2.4.         Any cars not listed on the papers but found at the terminal must remain in place though they can be shuffled around if necessary as long as they end up where they started.
2.5.         As you work you may mark up the switch list and add notes. When you are done, please turn in the switch list for our records.
2.6.         Do not use the extended link on the cow catcher for switching. Make all your switch moves from the rear of the tender.
2.7.         Your train should display proper signals. In daylight, white flags for a single scheduled train or red flags if an extra is following. At light, signal lights will be used instead of flags.

3.            Engineer  
3.1.         You are in charge of the locomotive. You will control the throttle, bell, head light whistle and engine servicing. Please familiarize yourself with the throttle and the special functions.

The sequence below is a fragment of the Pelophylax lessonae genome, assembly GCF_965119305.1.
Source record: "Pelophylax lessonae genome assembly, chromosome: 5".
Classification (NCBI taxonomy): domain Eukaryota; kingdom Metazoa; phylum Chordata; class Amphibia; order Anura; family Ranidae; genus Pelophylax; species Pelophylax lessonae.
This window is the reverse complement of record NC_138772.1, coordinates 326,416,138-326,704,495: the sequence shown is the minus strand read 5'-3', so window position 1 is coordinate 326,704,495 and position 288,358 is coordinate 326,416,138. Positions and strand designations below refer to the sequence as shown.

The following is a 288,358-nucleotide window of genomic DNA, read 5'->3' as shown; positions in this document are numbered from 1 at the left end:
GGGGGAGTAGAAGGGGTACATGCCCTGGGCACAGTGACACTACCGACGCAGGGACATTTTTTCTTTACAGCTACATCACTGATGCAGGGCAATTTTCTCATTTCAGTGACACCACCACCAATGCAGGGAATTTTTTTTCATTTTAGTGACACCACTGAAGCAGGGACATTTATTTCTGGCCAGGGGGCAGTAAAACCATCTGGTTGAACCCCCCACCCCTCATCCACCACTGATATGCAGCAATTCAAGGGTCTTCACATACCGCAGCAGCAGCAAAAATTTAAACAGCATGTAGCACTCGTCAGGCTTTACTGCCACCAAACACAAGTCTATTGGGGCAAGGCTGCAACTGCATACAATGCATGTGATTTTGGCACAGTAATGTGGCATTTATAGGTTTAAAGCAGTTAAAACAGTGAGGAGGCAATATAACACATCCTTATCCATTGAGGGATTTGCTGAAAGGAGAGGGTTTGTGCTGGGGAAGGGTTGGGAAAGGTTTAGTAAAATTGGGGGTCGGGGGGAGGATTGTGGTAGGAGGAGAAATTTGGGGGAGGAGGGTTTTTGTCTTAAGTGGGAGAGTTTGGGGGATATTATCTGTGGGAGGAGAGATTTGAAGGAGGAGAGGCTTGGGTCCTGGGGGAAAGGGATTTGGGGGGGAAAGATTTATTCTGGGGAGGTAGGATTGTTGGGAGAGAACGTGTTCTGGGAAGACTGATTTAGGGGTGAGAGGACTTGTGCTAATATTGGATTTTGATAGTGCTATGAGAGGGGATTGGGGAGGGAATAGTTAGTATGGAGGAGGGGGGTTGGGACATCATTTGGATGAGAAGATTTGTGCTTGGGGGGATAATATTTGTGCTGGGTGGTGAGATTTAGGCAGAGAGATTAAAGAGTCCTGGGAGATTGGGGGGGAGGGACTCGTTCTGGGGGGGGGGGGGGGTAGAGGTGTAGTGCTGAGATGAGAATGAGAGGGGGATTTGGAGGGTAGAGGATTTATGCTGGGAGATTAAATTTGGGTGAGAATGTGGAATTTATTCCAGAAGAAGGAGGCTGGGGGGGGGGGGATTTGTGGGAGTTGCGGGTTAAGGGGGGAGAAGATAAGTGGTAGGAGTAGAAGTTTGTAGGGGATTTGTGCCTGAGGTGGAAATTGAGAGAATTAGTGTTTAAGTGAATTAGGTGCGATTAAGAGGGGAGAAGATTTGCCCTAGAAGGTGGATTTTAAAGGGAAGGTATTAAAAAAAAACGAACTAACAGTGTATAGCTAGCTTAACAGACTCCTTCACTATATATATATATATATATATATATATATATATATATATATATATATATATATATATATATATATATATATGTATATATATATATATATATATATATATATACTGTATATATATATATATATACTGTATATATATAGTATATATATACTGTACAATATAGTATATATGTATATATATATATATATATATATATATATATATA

3.2.         You do not have to run with the headlight on in daylight, but you may if you wish.
3.3.         Ring the bell when passing or near the depot.
3.4.         The engine decoders have momentum programmed in, so be aware of that when starting and stopping.
3.5.         The brakeman will signal you when to move during switching with hand or verbal signals
3.6.         Use the appropriate whistle signals when moving the engine.
1 Short - Apply brakes2 Short – Release brakes3 Short – Backing train4 Short – Call in flagman (McCook’s Landing is in terminal limits, so you need not flag your train.)5 Short – Wood up1 Long – Danger.
3.7.         To service the engine you must park by the wood rick and water tank to replenish water and fuel. Use the sound effect function to simulate the water filling operation. You do not need to move the hose or lever on the tower. Wood loading is simulated by a 2 minute wait by the wood rick. You do not have to actually load the wood.
3.8.         Do not exceed 5 miles per hour when crossing the bridge. Do not use excessive speed when switching.